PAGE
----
The sinister and illogical attempt to stop RC schools teaching the meaning of marriage

Catholic Voices have been doing a series of interviews following an attack by secularists on Catholic schools for attempting to teach the Catholic understanding of marriage. (Hear Austen Ivereigh debate Andrew Copson of the British Humanist Association (BHA) on Saturday's Today programme; and Jack Valero be interviewed by Edward Stourton programme on the Sunday programme).

The story follows a March letter from the Catholic Education Service to schools, inviting parents and students to join more than 473,000 people in signing the Coalition for Marriage's petition to preserve marriage as the voluntary lifelong and exclusive union of a man and a woman. The CES wrote to 385 Catholic secondary schools in England and Wales, drawing their attention to the archbishops’ letter on the subject of marriage. The schools educate more than 300,000 students, many of whom are from ethnic minorities and the poorest sections of society, and educate them in a way that Ofsted has found more likely to be ‘good’ or ‘outstanding’ than most British schools. The Catholic Church was reminding Catholic schools of the Catholic understanding of marriage and the threat to it of redefining marriage.

Remarkably, Terry Sanderson, of the National Secular Society claimed that it was no part of the Catholic Education Service (CES)’s remit "to promote a specific political campaign" and further that it was "disgraceful that children are being encouraged into bigotry when they are attending a state-school paid for my taxpayers". Ben Summerskill, of gay-rights lobby group Stonewall, insisted that schools "categorically shouldn’t be involved in such a live political issue, particularly in a way that demeans gay pupils". Writing in Pink News, the online ‘gay news service’, Richy Thompson of the BHA accused the CES of being in breach of the Education Act 1996 and the Equalities Act 2010. "The Coalition for Marriage is very obviously a political coalition with a very clear political aim," he said. "We think there is a real argument to be made that the Catholic Education Service has both discriminated against LGBT pupils, and promoted partisan political views to all students."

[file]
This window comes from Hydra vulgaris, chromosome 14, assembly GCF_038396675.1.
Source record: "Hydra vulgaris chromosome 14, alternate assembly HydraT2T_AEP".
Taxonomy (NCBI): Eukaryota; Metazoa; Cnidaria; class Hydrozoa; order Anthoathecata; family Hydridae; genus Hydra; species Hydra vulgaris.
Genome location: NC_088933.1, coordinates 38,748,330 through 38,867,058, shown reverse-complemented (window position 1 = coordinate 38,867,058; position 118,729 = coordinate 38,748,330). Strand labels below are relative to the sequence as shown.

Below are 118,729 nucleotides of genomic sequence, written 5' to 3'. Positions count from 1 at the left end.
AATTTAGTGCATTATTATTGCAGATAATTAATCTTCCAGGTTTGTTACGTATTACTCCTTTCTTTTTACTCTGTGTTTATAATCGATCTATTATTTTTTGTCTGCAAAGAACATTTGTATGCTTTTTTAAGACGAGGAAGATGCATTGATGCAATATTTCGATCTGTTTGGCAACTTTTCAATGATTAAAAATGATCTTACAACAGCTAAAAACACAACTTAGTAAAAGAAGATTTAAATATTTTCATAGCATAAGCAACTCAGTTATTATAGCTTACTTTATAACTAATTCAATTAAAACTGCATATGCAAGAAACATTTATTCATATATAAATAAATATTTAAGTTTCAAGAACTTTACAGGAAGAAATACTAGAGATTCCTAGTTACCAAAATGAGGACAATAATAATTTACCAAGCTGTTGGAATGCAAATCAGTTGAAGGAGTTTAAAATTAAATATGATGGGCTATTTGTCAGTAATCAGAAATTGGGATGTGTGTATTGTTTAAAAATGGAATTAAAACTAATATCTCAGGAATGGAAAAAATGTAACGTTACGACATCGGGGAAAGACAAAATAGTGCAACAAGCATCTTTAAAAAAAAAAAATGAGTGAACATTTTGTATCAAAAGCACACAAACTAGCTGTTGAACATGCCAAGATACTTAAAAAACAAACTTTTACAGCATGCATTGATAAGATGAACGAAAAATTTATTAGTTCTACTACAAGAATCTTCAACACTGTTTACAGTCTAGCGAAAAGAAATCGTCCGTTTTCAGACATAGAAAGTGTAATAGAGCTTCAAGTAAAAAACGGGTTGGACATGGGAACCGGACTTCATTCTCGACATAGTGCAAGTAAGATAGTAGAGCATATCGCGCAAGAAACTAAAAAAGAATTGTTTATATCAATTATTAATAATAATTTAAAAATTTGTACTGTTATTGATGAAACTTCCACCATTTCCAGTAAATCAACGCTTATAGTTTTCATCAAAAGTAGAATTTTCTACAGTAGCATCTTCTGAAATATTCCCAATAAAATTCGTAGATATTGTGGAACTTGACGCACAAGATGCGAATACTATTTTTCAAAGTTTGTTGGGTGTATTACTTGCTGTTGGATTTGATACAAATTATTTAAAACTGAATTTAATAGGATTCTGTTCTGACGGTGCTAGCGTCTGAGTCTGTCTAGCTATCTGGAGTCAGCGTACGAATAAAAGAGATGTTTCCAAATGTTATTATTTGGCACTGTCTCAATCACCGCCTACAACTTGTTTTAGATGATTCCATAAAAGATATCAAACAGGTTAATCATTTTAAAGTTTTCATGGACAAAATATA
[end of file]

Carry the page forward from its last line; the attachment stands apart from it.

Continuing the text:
A specific accusation, made by a pupil at St Philomena’s Catholic High School for Girls in Carshalton in south London, was that the school’s headteacher encouraged all pupils to sign the marriage petition, regardless of their age. The school denies this. "Contrary to what has been published, those under the age of 16 were expressly informed that they could not sign the petition, which simply proposes that the legal definition of marriage remains the same," the school points out, adding: "The assembly was based on the Pastoral Letter of The Bishops Conference on the Church's teaching on marriage and was delivered in response to a request from the Catholic Education Service. As a Catholic school, we have a duty to inform our students of the Church's teaching on social issues while also promoting, supporting and respecting pupils' right to think for themselves."

Meanwhile, the BHA is confused about the meaning of the Equality Act 2010. Section 149 of the Equality Act prohibits discrimination on grounds of sexual orientation, but to describe schools supporting and teaching the commonly-understood definition of marriage, one embedded in British law, as "discrimination" is simply to fail to grasp the meaning of the word. Discrimination means unjustly to treat one group in a more unfavourable way for no good reason, or to deprive them of human rights.